“This breaks down the face into different component movements.”
That’s Erin Smith, this week’s FOX 4 Reaching 4 Excellence Young Achiever, demonstrating FacePrint. This remarkable research system is Erin’s baby. She developed it herself based off of biomarkers she discovered in facial muscle movements in people with and without Parkinson’s disease using facial recognition software and machine learning algorithms.
“And I get different millisecond-by-millisecond analysis of the movement of each section of the face,” said Erin as the fascinating demonstration progressed. The Michael J. Fox Foundation for Parkinson’s Research found out about Erin’s work and now the organization has FacePrint online to help her gather data from a much larger sample size and achieve her ultimate goal:
“To provide a very easy, simple and early and accurate telemedicine approach to Parkinson’s disease detection,” said Erin.
She wants to target that technology especially to primary care physicians and clinics and to developing nations where much of the anticipated increase in Parkinson’s disease cases are expected to be. This junior at Shawnee Mission West High School has been doing impressive science and technology research projects for six years already. She calls herself “perpetually curious” and approaches her painstaking work with uncommon diligence and discipline.
“It kind of becomes addicting in the sense that you get to one point and then you find out this information but then you want to know what that information means and then you have this idea based off that information and so it’s very perpetual and exciting,” said Erin.
“Erin takes advantage of every opportunity I give her,” said Brenda Bott, an award-winning science teacher who directs the Shawnee Mission School District’s rigorous and advanced Biotechnology Signature Program. Erin’s done much of her work so far under Bott’s guidance in her classroom at West High.
“You can’t stop her,” said Bott. “She thinks of something new. She thinks of the details. She records, if you talk to her, she’s writing notes. She is very good at networking. She is exemplary in listening.”
Erin’s phenomenal science and technology research has put her in the spotlight often already, especially for one still so young. She’s been very active in seeking out and winning high level national and international student competitions that have taken her far and wide demonstrating her projects.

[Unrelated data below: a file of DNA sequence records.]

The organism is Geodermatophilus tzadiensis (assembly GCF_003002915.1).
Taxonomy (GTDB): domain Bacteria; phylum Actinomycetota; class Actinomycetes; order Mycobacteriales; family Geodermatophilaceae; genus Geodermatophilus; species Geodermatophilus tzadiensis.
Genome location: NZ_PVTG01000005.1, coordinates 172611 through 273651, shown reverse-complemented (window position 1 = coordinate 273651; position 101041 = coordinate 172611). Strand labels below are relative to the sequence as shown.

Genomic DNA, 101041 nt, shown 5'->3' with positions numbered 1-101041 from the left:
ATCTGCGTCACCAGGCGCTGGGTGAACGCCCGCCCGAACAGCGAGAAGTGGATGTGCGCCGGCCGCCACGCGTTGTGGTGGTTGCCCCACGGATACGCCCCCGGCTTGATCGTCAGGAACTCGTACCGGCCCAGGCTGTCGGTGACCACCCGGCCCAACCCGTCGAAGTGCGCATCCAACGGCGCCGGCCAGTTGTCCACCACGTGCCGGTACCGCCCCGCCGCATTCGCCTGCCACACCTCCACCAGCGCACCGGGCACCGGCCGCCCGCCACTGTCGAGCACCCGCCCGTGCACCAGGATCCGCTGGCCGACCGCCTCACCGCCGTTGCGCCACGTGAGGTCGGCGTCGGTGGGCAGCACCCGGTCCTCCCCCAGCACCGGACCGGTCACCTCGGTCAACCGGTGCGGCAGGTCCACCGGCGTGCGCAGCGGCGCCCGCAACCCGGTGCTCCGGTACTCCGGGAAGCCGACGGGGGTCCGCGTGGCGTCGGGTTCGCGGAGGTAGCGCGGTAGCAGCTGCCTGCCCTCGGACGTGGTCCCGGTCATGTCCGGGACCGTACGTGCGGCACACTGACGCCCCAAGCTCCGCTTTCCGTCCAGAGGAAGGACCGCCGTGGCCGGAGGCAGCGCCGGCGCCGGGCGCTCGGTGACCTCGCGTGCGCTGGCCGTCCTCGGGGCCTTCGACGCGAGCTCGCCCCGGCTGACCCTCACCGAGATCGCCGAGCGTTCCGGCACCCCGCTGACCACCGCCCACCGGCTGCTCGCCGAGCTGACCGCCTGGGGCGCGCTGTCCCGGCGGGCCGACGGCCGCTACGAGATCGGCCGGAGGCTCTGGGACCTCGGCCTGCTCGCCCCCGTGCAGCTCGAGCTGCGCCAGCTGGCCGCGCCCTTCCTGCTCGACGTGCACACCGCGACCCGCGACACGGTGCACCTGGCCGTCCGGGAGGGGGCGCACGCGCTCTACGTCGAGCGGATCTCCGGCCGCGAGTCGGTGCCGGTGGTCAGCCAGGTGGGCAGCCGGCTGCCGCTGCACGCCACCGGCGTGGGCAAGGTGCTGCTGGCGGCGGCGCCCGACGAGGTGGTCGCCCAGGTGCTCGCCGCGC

“I’m always known as the more dramatic presenter,” said Erin with laughter. Erin is a national tournament debater, as well, and she really enjoys using her entertaining speaking skills at major science competitions and conferences like last month’s #BUILTBYGIRLS Future Founder Challenge where she won $10,000 and where can also talk movingly about this field she loves so much.
“It’s really exhilarating,” said Erin, “because it’s anything that you want to do. The sky’s the limit in terms of what you can think of and then actually being able to have an idea that may seem crazy and then being able to create it into reality. It’s one of the greatest feelings in the world.”
She’s an innovator out to heal people and keep them healthy.
“Ultimately I want to create technologies and devices that are used in different clinics throughout the world and then also in primary care physician clinics. And I also am really interested in the divide that is happening with health care. I think that there’s going to be a shift as we see it move a lot more to telemedicine approaches. And so, I want to be the one that starts having health care-related stuff on social media and technology like Snapchat. So bridge these two different trends that we are seeing in health care.”
She's addicted to discovery and blazing new trails in science and technology.
Erin also is focused on opening doors for other young people, especially girls, to advance in these STEM studies she loves. She’s founded an organization called KC STEMinists to empower girls through a hands-on approach to computer science and coding. Go to the online application, or contact Erin at email@example.com for more information and registration on KC STEMinists.
You can participate in Erin’s FacePrint research study on Parkinson’s disease in her online survey.
FOX 4 News is Working 4 You to spotlight outstanding young people and their positive accomplishments. In our weekly report called Reaching 4 Excellence we meet young achievers in subjects like academics, the arts, leadership, community service, volunteerism, career exploration, overcoming obstacles and heroism. Watch for Reaching 4 Excellence every Wednesday on FOX 4 News at 9 p.m. and every Thursday on FOX 4 News at 8 a.m. and noon.